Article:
Two biggies came out this month. Of course, practically everything comes out this month, because about one-third of all retail sales take place in the five weeks before Christmas.

But these biggies really are big — as in large. They’re the new version of Microsoft’s Works Suite 2005 and

Corel’s WordPerfect Office 12, Home Edition.

Microsoft Works Suite 2005 is a collection of six programs, one of which, Works 8, is itself a collection of programs. The six main programs of the package are Microsoft Word, Money, Streets & Trips, Works 8, Encarta and Picture It! Encarta is an encyclopedia. Picture It! (the exclamation point is part of the title) is for photo editing. Streets & Trips tells you where you’re going and how to get there (in a geographical sense, that is). Word is Word, Money is Money, and Works 8 has several programs, at least one of which seems not to be there.

The main sections of the overall suite are well-known, and buying them this way for $100 (all figures US) is an outstanding bargain. Some dealers list a $20 rebate, though Microsoft’s own site, www.microsoft.com, does not.

What’s sure to cause some confusion among buyers is that the programs in this suite automatically default to larger Microsoft programs. So, for example, the word processor that comes with Microsoft Works, a program used by millions, and comes already installed on many new computers, seems to disappear. That’s because installing Works Suite 2005 also installs Microsoft Word, and the system now defaults to that. This can create a big problem.

For instance, Joy’s new cookbook was composed using templates from Microsoft Works. These now automatically defaulted to Word documents and came out as a complete mess. Unfortunately, we could not find any reference to the word processor that was supposed to come with the Works part of the new suite. It’s there, but it’s not in the index or the contents list. Fortunately, all those cookbook pages had been saved to a thumb drive, or months of work might have been lost.

To get those cookbook pages back, we had to change the defaults. You can do the same with your Works documents. Open one of the pages and right-click it. Choose “”properties.”” Now change the default program for opening that document from Microsoft Word, which is the one that’s shown, to Microsoft Works, the one you want. Works Suite 2005 will now find the old Microsoft Works word processor, which according to the index it doesn’t have. Sound confusing? Hey, it only took four hours to “”work”” it out.

As we learned the hard way, Works Suite will default to whatever more powerful Microsoft program you have on your computer. Sometimes this is a good thing. When attempting to use Picture It!, for example, the program that came up on the screen was actually Microsoft Digital Image Suite Pro, which we had installed earlier. This is far more powerful than Picture It! and a great program, which we enthusiastically recommended in earlier columns.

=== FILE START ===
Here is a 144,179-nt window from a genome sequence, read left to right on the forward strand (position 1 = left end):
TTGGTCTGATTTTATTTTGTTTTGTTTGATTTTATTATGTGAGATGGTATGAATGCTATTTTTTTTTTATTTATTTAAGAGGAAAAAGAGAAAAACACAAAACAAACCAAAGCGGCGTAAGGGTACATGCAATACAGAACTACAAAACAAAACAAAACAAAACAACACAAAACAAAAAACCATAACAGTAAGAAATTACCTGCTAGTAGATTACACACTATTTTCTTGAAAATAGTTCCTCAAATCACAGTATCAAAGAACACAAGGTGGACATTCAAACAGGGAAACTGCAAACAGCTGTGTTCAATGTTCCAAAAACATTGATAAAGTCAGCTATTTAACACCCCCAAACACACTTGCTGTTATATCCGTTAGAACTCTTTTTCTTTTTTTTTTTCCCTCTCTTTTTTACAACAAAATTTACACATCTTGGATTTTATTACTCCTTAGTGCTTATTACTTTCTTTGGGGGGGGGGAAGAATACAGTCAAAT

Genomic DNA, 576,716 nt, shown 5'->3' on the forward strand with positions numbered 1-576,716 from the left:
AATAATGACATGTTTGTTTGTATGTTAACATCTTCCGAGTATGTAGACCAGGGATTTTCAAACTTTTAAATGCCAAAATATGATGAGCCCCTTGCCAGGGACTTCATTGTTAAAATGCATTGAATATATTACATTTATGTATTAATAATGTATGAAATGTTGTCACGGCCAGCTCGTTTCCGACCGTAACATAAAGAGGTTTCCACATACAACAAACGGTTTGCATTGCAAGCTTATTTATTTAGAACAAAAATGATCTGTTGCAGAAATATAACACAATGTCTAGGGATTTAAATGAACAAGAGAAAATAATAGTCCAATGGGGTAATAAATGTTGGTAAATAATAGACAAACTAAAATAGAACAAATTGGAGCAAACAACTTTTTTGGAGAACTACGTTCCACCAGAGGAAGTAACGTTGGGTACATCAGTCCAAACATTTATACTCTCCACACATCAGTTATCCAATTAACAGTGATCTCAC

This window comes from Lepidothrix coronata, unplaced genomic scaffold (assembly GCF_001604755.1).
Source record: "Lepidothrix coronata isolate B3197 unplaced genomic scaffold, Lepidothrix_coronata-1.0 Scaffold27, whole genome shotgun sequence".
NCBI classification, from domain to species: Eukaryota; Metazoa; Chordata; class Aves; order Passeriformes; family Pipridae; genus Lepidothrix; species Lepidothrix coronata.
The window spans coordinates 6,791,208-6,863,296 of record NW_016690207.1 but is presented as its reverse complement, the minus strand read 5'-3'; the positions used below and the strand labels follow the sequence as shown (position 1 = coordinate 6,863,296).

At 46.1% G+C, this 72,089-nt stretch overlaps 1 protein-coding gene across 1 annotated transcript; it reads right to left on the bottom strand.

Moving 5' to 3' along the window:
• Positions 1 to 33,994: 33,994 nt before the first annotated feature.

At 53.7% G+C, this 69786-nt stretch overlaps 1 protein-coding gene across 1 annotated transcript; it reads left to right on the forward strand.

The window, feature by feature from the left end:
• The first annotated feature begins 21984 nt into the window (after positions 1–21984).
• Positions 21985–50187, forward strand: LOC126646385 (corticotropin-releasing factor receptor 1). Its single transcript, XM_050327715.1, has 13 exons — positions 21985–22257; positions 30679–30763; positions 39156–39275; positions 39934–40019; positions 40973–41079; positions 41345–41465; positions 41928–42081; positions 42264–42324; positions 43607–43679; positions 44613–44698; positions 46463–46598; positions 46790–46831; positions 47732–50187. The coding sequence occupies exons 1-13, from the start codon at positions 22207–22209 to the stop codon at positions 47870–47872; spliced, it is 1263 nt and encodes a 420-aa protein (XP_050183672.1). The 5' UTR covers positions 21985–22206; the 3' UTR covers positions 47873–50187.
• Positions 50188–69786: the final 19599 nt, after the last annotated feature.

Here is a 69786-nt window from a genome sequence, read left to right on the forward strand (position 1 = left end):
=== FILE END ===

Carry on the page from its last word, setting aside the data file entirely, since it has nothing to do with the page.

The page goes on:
The new Encarta is much easier to use. A toolbar can be set at the bottom of your screen. Type in a term, and the computer will search the encyclopedia and display the information. This is obviously designed to help students with their homework, but it seems handy for anyone.

A search at www.froogle.com turned up Works Suite 2005 for as little as $40 in an OEM version.

We totally love WordPerfect Office 12, Home Edition. I mean, picture us jumping up and down and making a general nuisance of ourselves. The cost of this happy party is $70 after a $20 rebate. They also throw in a free T-shirt if you order from the Corel Web site, www.corel.com.

This software is meant to be the only working application you need. It takes up 1.4 gigabytes of hard disk space and, in theory at least, all the rest can be used for games, music and pictures of cats. You have the really great WordPerfect word processor, Quatro Pro spreadsheet, personal finance, photo editing, photo album, Pinnacle CD- and DVD-burning software, and an encyclopedia. In this case it happens to be a concise version of the Encyclopedia Britannica, with maps. The CD-burning software puts an icon on your desktop, and you can simply drag and drop anything you want burned to disk.

As you can see, the collection of programs in WordPerfect Office 12 closely approximates those offered in Microsoft’s Works Suite. But there are some nice extras:

They throw in Webster’s Collegiate Dictionary and Thesaurus. (What’s another word for thesaurus?) Another freebie is Norton Internet Security 2005, which includes virus protection and a firewall. This would cost $70 if you bought it separately. Virus updates are also free for 90 days, and after that you can subscribe for further updates or not, as you wish.

In searching for bargains, as we often do, we found the more powerful WordPerfect Office 12 (professional, not home) for $35 at www.softwareoutlet.com. This adds presentation software but lacks many of the Home Edition features, such as Norton Security, the Britannica and CD burning.

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